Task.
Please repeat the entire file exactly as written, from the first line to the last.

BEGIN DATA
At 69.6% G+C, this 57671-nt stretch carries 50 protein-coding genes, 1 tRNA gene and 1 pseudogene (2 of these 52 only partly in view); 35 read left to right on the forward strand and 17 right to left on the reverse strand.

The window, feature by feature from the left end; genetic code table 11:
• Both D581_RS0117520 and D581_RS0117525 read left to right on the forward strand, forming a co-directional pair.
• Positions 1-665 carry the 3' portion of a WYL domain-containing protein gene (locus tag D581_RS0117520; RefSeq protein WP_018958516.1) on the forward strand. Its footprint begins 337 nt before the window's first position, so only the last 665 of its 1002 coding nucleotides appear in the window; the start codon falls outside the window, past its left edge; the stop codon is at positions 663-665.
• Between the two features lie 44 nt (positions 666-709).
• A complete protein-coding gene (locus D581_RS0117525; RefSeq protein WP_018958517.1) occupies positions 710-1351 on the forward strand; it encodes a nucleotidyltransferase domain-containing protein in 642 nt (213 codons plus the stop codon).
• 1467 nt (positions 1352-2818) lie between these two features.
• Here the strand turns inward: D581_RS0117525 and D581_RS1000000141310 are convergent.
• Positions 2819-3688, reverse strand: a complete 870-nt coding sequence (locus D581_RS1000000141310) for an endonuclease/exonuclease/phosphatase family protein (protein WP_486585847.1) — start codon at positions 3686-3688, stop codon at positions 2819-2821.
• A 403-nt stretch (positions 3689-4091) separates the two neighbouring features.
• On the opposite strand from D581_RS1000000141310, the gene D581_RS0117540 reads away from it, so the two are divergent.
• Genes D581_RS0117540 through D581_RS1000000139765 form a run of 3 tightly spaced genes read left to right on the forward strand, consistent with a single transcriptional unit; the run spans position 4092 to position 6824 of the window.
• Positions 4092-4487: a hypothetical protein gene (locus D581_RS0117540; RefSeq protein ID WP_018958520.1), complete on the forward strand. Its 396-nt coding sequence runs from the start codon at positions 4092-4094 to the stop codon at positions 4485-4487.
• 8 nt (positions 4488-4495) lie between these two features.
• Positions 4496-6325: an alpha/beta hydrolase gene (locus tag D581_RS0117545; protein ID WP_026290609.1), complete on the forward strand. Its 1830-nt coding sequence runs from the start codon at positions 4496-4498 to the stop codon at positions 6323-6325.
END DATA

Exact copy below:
At 69.6% G+C, this 57671-nt stretch carries 50 protein-coding genes, 1 tRNA gene and 1 pseudogene (2 of these 52 only partly in view); 35 read left to right on the forward strand and 17 right to left on the reverse strand.

The window, feature by feature from the left end; genetic code table 11:
• Both D581_RS0117520 and D581_RS0117525 read left to right on the forward strand, forming a co-directional pair.
• Positions 1-665 carry the 3' portion of a WYL domain-containing protein gene (locus tag D581_RS0117520; RefSeq protein WP_018958516.1) on the forward strand. Its footprint begins 337 nt before the window's first position, so only the last 665 of its 1002 coding nucleotides appear in the window; the start codon falls outside the window, past its left edge; the stop codon is at positions 663-665.
• Between the two features lie 44 nt (positions 666-709).
• A complete protein-coding gene (locus D581_RS0117525; RefSeq protein WP_018958517.1) occupies positions 710-1351 on the forward strand; it encodes a nucleotidyltransferase domain-containing protein in 642 nt (213 codons plus the stop codon).
• 1467 nt (positions 1352-2818) lie between these two features.
• Here the strand turns inward: D581_RS0117525 and D581_RS1000000141310 are convergent.
• Positions 2819-3688, reverse strand: a complete 870-nt coding sequence (locus D581_RS1000000141310) for an endonuclease/exonuclease/phosphatase family protein (protein WP_486585847.1) — start codon at positions 3686-3688, stop codon at positions 2819-2821.
• A 403-nt stretch (positions 3689-4091) separates the two neighbouring features.
• On the opposite strand from D581_RS1000000141310, the gene D581_RS0117540 reads away from it, so the two are divergent.
• Genes D581_RS0117540 through D581_RS1000000139765 form a run of 3 tightly spaced genes read left to right on the forward strand, consistent with a single transcriptional unit; the run spans position 4092 to position 6824 of the window.
• Positions 4092-4487: a hypothetical protein gene (locus D581_RS0117540; RefSeq protein ID WP_018958520.1), complete on the forward strand. Its 396-nt coding sequence runs from the start codon at positions 4092-4094 to the stop codon at positions 4485-4487.
• 8 nt (positions 4488-4495) lie between these two features.
• Positions 4496-6325: an alpha/beta hydrolase gene (locus tag D581_RS0117545; protein ID WP_026290609.1), complete on the forward strand. Its 1830-nt coding sequence runs from the start codon at positions 4496-4498 to the stop codon at positions 6323-6325.